The US Navy has announced that its resurrected Second Fleet is finally operational and ready to confront Russia in the North Atlantic and the Arctic with all its 250 personnel – starting with wargames in the Baltic Sea next month.
Though it sounds imposing on paper, one could say that in practice the new Second Fleet is a glorified office. It has no ships and amounts to a command and coordination unit based in Norfolk, Virginia, run by Vice-Admiral Andrew ‘Woody’ Lewis.
“The North Atlantic has some of the world’s busiest shipping lanes, and with the opening of waterways in the Arctic, this traffic will only grow,” Lewis said on Wednesday, announcing the fleet’s operational status. “This is a fact acknowledged by both our allies and competitors, and as such, it is critically important US 2nd Fleet reinvigorates the way our forces are employed in this influential theater.”
It isn’t clear how exactly Lewis intends to accomplish these ambitious goals, or with what forces. Once upon a time, the Second Fleet had up to 126 ships and submarines in service – but that was before it got disbanded in 2011.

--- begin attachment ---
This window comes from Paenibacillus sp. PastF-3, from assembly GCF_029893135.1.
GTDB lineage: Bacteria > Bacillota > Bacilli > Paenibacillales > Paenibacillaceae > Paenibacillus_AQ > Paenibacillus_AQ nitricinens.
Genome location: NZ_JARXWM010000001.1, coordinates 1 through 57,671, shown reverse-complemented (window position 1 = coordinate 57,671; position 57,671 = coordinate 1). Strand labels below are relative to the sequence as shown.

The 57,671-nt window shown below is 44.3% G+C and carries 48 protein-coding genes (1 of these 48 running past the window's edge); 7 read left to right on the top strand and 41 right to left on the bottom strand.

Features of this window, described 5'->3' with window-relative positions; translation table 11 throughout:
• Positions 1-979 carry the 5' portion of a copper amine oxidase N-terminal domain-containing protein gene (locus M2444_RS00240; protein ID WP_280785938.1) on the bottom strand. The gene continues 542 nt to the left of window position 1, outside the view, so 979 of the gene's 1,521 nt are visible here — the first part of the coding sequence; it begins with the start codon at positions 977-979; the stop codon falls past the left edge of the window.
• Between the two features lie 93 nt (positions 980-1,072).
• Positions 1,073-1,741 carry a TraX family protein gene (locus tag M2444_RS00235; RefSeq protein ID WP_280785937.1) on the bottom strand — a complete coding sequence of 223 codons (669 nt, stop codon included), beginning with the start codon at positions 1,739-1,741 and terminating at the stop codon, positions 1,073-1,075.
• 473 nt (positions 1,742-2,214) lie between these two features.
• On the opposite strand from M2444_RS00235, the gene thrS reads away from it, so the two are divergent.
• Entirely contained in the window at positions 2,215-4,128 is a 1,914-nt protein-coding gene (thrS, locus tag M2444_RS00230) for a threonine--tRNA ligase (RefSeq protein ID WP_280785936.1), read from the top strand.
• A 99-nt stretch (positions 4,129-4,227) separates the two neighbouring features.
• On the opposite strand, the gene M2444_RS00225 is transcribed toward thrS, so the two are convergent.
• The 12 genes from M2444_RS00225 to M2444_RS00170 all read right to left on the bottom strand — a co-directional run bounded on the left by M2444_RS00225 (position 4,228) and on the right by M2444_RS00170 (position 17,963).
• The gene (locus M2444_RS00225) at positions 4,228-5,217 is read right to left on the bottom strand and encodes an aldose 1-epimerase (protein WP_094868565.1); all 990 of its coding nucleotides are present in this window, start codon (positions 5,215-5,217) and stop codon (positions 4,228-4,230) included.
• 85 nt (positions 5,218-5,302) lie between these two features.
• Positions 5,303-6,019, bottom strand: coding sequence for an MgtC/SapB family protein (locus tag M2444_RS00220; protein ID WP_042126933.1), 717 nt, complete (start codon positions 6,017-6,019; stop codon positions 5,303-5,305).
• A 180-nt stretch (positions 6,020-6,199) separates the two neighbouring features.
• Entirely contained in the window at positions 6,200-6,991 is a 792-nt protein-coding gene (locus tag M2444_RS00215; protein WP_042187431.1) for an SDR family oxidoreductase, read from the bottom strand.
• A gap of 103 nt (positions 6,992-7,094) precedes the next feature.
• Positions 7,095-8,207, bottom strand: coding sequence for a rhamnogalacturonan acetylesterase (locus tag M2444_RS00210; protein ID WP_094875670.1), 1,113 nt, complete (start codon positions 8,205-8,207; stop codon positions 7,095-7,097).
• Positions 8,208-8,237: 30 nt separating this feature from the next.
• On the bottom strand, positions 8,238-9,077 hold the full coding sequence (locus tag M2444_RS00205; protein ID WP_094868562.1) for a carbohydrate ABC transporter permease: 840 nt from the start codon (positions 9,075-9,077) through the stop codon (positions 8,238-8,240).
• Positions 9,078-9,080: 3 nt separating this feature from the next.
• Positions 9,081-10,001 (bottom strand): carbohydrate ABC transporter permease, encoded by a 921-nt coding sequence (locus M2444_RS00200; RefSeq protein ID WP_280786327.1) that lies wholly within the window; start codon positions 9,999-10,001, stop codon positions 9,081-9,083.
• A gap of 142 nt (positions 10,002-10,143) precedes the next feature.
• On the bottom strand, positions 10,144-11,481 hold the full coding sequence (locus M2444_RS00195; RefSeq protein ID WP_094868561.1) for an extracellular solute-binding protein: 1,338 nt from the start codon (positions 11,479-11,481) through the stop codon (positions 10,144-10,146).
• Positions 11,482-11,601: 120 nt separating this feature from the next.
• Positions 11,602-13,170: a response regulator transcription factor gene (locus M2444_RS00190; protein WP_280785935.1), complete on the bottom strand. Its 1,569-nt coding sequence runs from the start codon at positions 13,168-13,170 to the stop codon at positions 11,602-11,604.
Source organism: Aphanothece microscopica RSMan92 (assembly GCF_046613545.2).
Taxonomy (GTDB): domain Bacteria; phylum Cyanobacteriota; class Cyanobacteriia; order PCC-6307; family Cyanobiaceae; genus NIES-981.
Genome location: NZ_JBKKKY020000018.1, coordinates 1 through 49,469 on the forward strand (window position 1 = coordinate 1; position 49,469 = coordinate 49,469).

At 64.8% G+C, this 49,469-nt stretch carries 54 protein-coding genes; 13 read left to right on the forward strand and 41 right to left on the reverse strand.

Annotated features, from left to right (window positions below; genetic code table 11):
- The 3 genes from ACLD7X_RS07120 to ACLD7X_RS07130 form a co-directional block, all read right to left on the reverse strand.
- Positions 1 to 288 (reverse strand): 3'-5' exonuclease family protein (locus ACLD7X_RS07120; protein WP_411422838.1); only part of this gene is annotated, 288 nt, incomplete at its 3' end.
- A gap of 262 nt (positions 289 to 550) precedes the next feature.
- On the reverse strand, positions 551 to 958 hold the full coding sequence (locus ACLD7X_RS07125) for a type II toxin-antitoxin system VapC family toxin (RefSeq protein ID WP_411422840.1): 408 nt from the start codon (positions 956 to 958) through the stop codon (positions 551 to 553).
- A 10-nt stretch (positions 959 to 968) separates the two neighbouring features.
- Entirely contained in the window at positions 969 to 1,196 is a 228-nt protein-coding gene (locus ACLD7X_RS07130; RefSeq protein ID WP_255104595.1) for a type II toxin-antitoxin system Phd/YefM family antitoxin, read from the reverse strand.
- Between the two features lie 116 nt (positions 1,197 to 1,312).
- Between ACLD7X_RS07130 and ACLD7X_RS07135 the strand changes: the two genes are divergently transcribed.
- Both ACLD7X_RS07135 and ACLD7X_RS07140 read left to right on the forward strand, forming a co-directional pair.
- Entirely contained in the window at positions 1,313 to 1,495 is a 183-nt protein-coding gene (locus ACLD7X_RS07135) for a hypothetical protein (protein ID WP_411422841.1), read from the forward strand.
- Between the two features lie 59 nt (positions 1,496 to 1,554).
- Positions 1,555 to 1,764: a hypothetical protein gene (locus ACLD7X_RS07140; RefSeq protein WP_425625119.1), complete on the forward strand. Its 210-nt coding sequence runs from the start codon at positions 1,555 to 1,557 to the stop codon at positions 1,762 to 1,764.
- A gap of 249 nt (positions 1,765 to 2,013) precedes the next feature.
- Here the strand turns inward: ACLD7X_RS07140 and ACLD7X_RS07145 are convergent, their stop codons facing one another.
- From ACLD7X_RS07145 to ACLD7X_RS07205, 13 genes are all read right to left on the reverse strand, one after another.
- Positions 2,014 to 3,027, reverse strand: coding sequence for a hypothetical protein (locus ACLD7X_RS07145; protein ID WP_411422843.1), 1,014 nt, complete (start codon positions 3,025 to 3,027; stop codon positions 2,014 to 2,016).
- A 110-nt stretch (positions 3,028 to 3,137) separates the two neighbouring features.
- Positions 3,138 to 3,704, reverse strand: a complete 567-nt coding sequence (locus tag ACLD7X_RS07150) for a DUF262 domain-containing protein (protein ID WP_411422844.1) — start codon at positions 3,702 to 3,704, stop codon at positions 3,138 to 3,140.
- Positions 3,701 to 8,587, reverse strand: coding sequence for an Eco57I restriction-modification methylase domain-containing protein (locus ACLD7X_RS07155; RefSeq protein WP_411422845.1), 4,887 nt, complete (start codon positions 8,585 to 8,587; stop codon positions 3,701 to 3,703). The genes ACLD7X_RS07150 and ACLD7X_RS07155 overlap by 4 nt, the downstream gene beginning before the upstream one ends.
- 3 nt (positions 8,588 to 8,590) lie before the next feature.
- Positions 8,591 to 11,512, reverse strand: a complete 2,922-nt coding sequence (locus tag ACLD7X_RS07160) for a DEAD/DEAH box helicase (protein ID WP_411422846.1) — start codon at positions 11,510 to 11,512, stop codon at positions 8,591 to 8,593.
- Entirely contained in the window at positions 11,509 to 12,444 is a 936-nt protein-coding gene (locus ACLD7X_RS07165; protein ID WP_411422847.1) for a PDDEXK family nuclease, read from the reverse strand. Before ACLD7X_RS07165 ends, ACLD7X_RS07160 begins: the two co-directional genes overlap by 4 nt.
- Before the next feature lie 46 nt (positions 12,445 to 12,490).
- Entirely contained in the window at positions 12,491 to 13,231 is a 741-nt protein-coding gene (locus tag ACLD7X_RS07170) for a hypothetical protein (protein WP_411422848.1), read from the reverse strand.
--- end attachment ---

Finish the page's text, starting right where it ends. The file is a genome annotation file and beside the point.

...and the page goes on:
Orders for its reactivation, issued in May 2018, called for a force of only 250 or so officers and enlisted men. By comparison, a guided missile destroyer has a crew of around 170 and a fully staffed aircraft carrier has over 6,000 people on board.
Facing it across the ocean is Russia’s Northern Fleet, which includes the aircraft carrier Admiral Kuznetsov, battlecruiser Pyotr Velikiy, at least half a dozen missile destroyers, and another dozen or so missile and attack submarines.
In his remarks on Wednesday, Lewis acknowledged the Russians are “proficient undersea operators.”
To mark its return to the big leagues, the 2nd Fleet is supposed to command the Baltic Operations (BALTOPS) naval exercise next month. Some 18 countries are to participate in the annual NATO maneuvers, which Lewis called an “unambiguous display of strength in the Baltic region” that will show NATO’s ability to “deter aggression and project stability.”
Since the 2nd Fleet has no actual ships of its own, the US vessels involved with the exercise will presumably come from the 6th Fleet, headquartered in Italy.
As for the fleet’s aspirations in the Arctic, Lewis had to admit the polar ocean is not a “competitive space” for the US naval forces right now.
The US currently operates only two icebreakers, which has prompted naval officials to decry an “icebreaker gap” with Moscow for the past several years. Russia currently operates about 40 specialized vessels and is building a series of new atomic-powered icebreakers that hold out the promise of the Northeast Passage open for large-scale international shipping.
Even China is getting into the icebreaker business, issuing tenders last month for floating a 500-foot nuclear-powered vessel.